Other areas on which more detailed supplemental information is provided
in the EIS include:

    -   Caribou mitigation strategy - The caribou mitigation strategy
        incorporates a set of procedures to reduce or eliminate disturbance
        and encounters with caribou. Any activity that may potentially affect
        caribou habitat or mortality in some manner will be implemented with
        appropriate mitigation. A comprehensive aerial survey of caribou
        undertaken in May 2009 by LIM, in cooperation with an adjacent
        operator and government agencies, provided additional information and
        data which concluded that residual and cumulative environmental
        effects on caribou would not be significant.

    -   Residue/water management - Water management will include sourcing
        beneficiation water from pit water and groundwater; diverting clean
        drainage away from active mine areas; and maintaining flow to fish
        habitat using clean groundwater. No chemicals will be used in the
        beneficiation process and the resultant washwater will be deposited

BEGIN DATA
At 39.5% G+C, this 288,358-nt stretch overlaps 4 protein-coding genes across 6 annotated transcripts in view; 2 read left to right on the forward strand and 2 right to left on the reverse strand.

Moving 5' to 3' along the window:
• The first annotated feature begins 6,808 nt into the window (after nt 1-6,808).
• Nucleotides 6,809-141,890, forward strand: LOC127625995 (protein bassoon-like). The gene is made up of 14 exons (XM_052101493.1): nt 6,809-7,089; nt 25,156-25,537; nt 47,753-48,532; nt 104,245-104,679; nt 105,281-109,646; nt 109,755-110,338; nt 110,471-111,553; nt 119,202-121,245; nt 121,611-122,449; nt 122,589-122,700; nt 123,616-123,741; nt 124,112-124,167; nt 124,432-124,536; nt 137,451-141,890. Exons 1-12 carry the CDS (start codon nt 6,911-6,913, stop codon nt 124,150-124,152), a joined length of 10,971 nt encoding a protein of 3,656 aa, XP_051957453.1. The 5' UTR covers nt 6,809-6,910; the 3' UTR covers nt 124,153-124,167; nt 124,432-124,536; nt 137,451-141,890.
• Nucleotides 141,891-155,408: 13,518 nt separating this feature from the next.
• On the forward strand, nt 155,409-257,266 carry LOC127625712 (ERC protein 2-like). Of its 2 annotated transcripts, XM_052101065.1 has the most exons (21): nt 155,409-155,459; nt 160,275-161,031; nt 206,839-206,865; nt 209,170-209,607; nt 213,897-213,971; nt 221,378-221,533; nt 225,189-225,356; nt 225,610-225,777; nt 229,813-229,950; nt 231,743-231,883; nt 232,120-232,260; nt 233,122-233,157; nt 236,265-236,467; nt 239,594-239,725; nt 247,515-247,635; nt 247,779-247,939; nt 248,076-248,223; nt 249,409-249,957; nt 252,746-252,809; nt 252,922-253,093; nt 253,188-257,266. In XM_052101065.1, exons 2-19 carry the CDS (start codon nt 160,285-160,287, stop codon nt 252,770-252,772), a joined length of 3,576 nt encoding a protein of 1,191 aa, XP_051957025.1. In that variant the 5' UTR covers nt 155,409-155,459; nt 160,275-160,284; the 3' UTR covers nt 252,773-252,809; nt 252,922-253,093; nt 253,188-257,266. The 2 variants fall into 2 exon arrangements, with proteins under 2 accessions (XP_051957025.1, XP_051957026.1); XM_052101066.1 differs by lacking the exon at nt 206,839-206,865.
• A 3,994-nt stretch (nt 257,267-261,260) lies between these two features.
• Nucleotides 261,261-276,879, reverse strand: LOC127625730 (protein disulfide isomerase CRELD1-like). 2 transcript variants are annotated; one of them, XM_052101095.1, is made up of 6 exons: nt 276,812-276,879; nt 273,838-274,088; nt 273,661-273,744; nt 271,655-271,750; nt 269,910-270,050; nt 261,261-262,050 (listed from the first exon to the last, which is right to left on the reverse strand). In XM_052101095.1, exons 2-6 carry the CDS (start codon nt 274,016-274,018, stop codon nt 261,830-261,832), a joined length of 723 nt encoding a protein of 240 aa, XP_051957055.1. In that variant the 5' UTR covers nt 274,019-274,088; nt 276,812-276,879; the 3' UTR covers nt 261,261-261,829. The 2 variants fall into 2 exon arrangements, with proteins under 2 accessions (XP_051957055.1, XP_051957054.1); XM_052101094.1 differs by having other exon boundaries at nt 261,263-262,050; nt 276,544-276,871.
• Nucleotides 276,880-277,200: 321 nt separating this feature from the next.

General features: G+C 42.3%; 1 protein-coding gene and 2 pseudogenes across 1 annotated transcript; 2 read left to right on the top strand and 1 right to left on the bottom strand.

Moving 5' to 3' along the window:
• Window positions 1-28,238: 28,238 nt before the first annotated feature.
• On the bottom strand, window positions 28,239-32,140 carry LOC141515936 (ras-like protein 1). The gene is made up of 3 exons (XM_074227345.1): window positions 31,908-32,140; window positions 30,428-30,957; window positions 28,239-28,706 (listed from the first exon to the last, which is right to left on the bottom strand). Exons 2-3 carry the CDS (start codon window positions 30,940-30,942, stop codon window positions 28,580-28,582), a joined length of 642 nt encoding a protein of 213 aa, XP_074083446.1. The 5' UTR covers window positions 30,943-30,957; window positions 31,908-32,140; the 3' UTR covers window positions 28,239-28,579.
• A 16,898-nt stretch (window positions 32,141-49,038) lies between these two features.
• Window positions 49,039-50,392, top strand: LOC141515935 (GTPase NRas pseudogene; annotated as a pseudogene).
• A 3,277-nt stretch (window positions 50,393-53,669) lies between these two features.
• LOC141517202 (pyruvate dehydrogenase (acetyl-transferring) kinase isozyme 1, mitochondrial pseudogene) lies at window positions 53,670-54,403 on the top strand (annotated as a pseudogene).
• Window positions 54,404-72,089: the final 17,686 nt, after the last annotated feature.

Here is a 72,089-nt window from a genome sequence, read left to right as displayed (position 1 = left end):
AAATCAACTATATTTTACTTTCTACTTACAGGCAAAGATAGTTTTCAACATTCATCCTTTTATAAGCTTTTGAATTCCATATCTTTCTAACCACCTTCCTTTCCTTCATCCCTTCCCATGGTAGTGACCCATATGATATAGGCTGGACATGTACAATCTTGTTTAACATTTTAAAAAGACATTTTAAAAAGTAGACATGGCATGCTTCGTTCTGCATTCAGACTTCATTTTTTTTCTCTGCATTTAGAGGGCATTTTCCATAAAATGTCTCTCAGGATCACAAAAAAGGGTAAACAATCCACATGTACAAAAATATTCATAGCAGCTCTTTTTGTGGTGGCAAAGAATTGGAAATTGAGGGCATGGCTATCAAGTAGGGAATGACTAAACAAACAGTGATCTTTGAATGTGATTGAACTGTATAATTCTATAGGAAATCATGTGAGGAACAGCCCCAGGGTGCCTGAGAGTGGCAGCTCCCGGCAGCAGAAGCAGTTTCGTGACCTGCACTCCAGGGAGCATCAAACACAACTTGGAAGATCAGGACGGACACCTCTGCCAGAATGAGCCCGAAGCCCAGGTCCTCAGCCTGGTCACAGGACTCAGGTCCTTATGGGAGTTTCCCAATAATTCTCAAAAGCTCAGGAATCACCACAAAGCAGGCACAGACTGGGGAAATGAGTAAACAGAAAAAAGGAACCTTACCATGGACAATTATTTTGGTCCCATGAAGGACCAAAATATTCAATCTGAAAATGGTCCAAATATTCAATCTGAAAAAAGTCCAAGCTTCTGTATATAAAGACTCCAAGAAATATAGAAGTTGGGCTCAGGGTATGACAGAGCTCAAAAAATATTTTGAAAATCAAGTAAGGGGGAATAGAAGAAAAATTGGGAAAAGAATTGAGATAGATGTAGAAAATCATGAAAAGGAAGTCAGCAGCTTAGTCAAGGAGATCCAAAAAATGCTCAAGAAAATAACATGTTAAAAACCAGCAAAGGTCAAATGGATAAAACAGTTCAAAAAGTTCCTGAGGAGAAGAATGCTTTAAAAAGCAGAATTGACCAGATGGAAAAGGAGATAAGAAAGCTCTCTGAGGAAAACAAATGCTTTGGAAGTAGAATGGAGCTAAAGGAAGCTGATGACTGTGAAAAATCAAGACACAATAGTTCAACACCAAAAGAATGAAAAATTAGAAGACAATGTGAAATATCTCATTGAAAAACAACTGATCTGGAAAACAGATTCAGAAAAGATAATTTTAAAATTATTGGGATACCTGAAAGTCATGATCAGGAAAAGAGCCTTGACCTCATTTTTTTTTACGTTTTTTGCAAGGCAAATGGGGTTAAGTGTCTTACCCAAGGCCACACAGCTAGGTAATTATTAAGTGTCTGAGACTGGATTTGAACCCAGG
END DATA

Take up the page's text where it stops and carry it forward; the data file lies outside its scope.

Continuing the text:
into the old Ruth Pit. For all aspects of the development and
        operation, measures will be taken to divert and manage water
        (stormwater runoff, etc.) in an environmentally responsible manner.
        Detailed design and control measures to ensure discharge water
        quality in compliance with all regulatory requirements will be
        provided at the permitting stage.

    -   Fish and other ecological habitat - The potential effects to fish and
        other ecological habitat have been considered and, with diligent
        application of mitigative and environmental protection measures, the
        residual and cumulative environmental effects are expected to be not